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Gale Force

SoulShares #2

by Rory Ni Coileain

Conall Dary is the mightiest mage born to the Fae race in more than two thousand years, ever since the Sundering of the Fae and human worlds. But that power condemns him to an untouched, virginal life — sex calls to power, and his power is enough to drain the magick, the life, from his entire world. Exiled from the Realm for refusing to turn his talent to service a Noble’s petty revenge fantasies, his soul is torn in two and his magickal gifts blocked.

Josh LaFontaine is a gifted tattoo artist with a heart of gold. While doing a good turn for an ex-boyfriend, he’s stunned when a gorgeous red-haired twink appears out of nowhere at his feet during New York City’s Pride march.

The Marfach was thwarted in its first attempt to capture a Fae. But when a terrible accident separates Conall and Josh before they bond, it’s a race to see who finds the mage first, the monster who will use him as a weapon to destroy his race, or his SoulShare.

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Conall had no more time to stare. He walked out into the center of the dank, musty room, feeling the magickal force swirling around him, like the fog of his dream. But Josh was nowhere in this fog, though his eyes kept trying to create his image there; if there was any relief from his pain here, it was before his eyes, where the two lines crossed and the light danced.

Slowly, Conall knelt. Be damned if he was going to fall. He was stronger than his pain.

Movement caught his eye, and he startled. But it was only an old mirror, meant to hang but leaning now against some shelves, and his own reflection coming back to him. Shirtless and barefoot and in a pair of Terry’s jeans; a pale, drawn face looked back at him, eyes almost glowing, feverish. Behold the greatest power in two worlds, rider of storm, master of hurricane. How the mighty mage has fallen.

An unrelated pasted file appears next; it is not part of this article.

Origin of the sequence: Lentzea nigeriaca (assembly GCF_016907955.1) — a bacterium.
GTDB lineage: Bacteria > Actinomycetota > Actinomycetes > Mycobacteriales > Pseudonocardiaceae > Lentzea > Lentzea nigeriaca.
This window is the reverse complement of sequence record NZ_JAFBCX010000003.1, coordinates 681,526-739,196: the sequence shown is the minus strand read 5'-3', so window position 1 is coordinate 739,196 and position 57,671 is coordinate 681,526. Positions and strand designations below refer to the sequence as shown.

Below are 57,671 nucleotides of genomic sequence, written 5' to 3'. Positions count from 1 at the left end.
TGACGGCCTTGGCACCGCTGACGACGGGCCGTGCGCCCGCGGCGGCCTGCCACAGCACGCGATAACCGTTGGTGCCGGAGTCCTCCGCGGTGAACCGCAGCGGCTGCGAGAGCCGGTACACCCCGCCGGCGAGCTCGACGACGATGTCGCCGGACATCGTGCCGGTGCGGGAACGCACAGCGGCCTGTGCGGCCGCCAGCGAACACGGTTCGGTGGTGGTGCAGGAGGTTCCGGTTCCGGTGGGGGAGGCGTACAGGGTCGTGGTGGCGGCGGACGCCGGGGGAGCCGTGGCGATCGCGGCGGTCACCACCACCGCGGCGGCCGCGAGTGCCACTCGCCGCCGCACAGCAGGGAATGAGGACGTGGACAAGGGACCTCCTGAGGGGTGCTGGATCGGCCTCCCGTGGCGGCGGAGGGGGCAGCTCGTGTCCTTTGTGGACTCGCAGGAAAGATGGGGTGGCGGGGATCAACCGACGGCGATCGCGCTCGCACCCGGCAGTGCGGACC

He grimaced at himself, and reached out a hand; it was lost to view even before his fingertips brushed the floor, vanished in the light that was not light.

Fingertips brushed dank cement. Nothing.

And then—everything.

A force surged up through the floor, strained to enter his body. Overwhelmed, panicked, he tried to fight it off, or to control its entry. But there was no controlling this. It seized him, it coursed through him, it met the walls of his flesh and thundered back into his truncated soul, flaring for an instant as bright as the sun, as cold as the moon.

When the glare faded, the streams of light were gone, as if they had never been.

And so was Conall Dary.


About the Author

Rory Ni Coileain has been writing almost as long as she’s been reading, and reading almost as long as she’s been talking. She majored in creative writing in college, back when Respectable Colleges didn’t offer such a major, so she designed it herself—being careful to ensure that she never had to take a class before nine in the morning or take a Hemingway survey course.

She graduated Phi Beta Kappa at the age of nineteen, sent off her first short story to an anthology being assembled by an author she idolized, received the kind of rejection letter that fuels decades of therapy, and found other things to do for the next thirty years or so, including nightclub singing, working as a volunteer lawyer for Gay Men’s Health Crisis, and studying ballet in New York City, until her stories grabbed her by the shirt collar and announced they were back.

Now she’s a legal editor, a soprano in her church choir and the St. Mark’s Cathedral Choral Society (unless they’re singing Mozart, because she’s decided that Mozart didn’t like sopranos very much), the mother of a teenaged son and budding film-maker, and amanuensis to a host of Fae, Gille Dubh, and shapeshifters who are all anxious to tell their stories, and some of whom aren’t very good at waiting their turns.